By Stephanie Prange | Posted: February 23, 2009
Much has been made of the idea that video-on-demand viewings should be available at the same time discs hit stores; obviously, it’s a win for VOD providers who’ve traditionally been upstaged by packaged media. Certainly, Summit Entertainment seems to be playing no favorites when it comes to VOD vs. disc on the hit Twilight. The studio will reportedly offer the title the same day on VOD and disc, as have other studios on occasion.
My question is: Why do VOD providers get to close the window on disc while the disc doesn’t get to do the same to the theatrical window?
After all, DVD has traditionally made more money for the studios than they make at the box office. Why not let the disc have the same window as theaters?
Certainly, this wouldn’t work with blockbusters that are meant to make a splash on the big screen. But with smaller, more intimate character pieces, might it not make more sense to close the window for disc? Why can’t Frost/Nixon come out on disc the same week — or very close to it — that it hits theaters? If you are talking about satisfying consumer demand, it only makes sense.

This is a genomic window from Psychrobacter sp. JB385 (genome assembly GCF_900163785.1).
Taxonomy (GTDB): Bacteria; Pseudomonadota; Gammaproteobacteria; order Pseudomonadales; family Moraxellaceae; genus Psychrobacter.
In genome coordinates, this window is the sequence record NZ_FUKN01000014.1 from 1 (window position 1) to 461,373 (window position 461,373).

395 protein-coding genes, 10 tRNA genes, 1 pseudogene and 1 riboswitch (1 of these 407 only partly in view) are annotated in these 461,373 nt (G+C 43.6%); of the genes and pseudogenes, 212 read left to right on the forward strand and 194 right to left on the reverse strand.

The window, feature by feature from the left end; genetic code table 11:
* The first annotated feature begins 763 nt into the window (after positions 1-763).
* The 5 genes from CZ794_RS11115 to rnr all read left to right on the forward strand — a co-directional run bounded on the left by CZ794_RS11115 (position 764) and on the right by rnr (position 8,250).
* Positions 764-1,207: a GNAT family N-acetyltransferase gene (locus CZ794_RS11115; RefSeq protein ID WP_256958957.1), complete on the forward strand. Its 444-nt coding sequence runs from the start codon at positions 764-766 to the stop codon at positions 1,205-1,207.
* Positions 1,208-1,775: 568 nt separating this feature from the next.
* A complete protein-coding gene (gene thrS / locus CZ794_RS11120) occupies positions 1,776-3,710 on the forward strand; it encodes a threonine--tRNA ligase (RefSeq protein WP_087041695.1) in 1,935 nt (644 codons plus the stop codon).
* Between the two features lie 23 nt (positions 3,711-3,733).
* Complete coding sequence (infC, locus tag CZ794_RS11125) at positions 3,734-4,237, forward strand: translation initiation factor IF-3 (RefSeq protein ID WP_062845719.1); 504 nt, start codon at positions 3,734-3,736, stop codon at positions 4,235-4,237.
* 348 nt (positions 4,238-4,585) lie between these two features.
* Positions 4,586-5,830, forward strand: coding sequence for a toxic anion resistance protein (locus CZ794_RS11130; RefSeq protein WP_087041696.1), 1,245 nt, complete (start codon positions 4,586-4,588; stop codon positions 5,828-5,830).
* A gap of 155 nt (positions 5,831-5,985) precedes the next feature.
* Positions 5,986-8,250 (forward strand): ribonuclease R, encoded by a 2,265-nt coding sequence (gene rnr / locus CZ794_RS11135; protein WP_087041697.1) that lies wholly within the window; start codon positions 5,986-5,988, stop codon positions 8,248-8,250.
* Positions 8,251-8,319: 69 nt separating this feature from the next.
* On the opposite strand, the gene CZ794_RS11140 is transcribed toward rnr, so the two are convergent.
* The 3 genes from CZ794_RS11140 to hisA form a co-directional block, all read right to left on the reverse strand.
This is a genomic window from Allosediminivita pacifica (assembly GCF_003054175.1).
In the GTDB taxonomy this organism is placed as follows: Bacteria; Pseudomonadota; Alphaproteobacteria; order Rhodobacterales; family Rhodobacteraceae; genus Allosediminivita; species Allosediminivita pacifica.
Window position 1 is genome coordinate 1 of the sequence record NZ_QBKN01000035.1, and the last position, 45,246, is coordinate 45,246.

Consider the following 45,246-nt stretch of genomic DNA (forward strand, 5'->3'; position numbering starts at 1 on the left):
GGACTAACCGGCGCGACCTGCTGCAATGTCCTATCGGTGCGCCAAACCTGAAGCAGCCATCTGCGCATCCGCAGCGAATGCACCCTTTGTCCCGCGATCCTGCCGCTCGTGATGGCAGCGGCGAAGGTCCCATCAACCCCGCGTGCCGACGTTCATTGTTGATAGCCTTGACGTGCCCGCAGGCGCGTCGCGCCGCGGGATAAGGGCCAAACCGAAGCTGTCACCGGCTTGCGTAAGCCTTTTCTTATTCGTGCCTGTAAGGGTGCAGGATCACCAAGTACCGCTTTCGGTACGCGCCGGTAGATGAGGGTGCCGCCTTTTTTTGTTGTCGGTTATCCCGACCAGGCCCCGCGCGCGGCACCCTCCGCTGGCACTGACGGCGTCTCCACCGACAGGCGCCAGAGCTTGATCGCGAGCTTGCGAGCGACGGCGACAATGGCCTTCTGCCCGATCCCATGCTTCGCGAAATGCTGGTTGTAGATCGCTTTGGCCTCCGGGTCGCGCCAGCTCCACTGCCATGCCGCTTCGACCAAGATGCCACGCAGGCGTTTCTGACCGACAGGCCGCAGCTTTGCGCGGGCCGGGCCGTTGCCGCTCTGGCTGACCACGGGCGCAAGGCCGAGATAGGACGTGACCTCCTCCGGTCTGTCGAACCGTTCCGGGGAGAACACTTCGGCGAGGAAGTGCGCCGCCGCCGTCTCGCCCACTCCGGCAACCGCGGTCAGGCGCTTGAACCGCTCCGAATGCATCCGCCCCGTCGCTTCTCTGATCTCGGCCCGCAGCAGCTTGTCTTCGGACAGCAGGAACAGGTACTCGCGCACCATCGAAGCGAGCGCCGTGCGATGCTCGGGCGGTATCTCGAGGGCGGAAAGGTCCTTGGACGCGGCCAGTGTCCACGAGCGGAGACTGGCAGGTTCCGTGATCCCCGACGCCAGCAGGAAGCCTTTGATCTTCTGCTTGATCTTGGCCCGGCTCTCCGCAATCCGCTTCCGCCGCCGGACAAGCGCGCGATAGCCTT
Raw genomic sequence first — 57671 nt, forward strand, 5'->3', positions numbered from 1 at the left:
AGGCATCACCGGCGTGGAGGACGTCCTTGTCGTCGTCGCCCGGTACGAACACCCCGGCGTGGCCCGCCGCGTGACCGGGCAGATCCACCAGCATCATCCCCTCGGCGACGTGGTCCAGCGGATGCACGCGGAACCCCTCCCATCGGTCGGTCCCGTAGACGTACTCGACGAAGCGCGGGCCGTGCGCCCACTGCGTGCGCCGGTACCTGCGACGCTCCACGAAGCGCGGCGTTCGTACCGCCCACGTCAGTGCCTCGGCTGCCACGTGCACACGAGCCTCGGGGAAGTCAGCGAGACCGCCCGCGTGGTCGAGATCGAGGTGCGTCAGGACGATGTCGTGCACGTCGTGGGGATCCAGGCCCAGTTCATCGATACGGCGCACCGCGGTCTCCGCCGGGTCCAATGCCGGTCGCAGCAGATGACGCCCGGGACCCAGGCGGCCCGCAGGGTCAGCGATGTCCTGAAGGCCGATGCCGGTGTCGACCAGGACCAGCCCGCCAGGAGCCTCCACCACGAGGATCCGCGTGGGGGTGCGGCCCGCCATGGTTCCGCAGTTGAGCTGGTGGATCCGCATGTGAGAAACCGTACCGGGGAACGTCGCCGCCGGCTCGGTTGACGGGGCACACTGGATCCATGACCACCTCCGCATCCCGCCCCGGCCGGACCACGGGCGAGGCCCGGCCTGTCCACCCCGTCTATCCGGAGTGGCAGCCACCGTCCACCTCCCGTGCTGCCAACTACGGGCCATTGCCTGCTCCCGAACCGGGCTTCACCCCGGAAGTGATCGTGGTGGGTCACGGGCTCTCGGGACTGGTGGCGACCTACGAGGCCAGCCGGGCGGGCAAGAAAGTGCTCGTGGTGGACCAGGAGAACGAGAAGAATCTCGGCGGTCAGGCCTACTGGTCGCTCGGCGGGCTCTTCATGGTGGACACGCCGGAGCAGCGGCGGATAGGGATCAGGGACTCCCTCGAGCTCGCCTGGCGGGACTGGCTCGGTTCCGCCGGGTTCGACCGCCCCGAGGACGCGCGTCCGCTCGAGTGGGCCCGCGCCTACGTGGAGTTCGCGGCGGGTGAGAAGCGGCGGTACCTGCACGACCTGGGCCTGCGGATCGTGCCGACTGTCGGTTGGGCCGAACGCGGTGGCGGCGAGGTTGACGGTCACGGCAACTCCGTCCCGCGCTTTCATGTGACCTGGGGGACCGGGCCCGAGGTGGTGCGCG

This month I had some free time and went to see Frost/Nixon but could only find it at one theater in my area. There I found a long line of patrons — the couple in front of me said they were seeing it for the second time — who would have been more than willing to purchase the film on disc at the local Wal-Mart or bookstore rather than wait in line at the only theater showing the film in the area.
If these same folks had purchased the film on DVD or Blu-ray, not only would it have meant more money to the studio, but it would have come in the first week of release, rather than weeks later as patrons waited for the crowds to subside. Also, the studios might have captured more viewers. Who knows how many viewers couldn’t find the time to go to the one theater in their area showing Frost/Nixon, but who were willing to buy it on disc instead?
Los Angeles Times columnist Patrick Goldstein noted in his recent column that Oscar nominees haven’t seen much of a bump at the box office this year. He also noted that Frost/Nixon’s theatrical release lost venues because blockbusters sucked up all the theaters.
The disc could have satisfied that demand.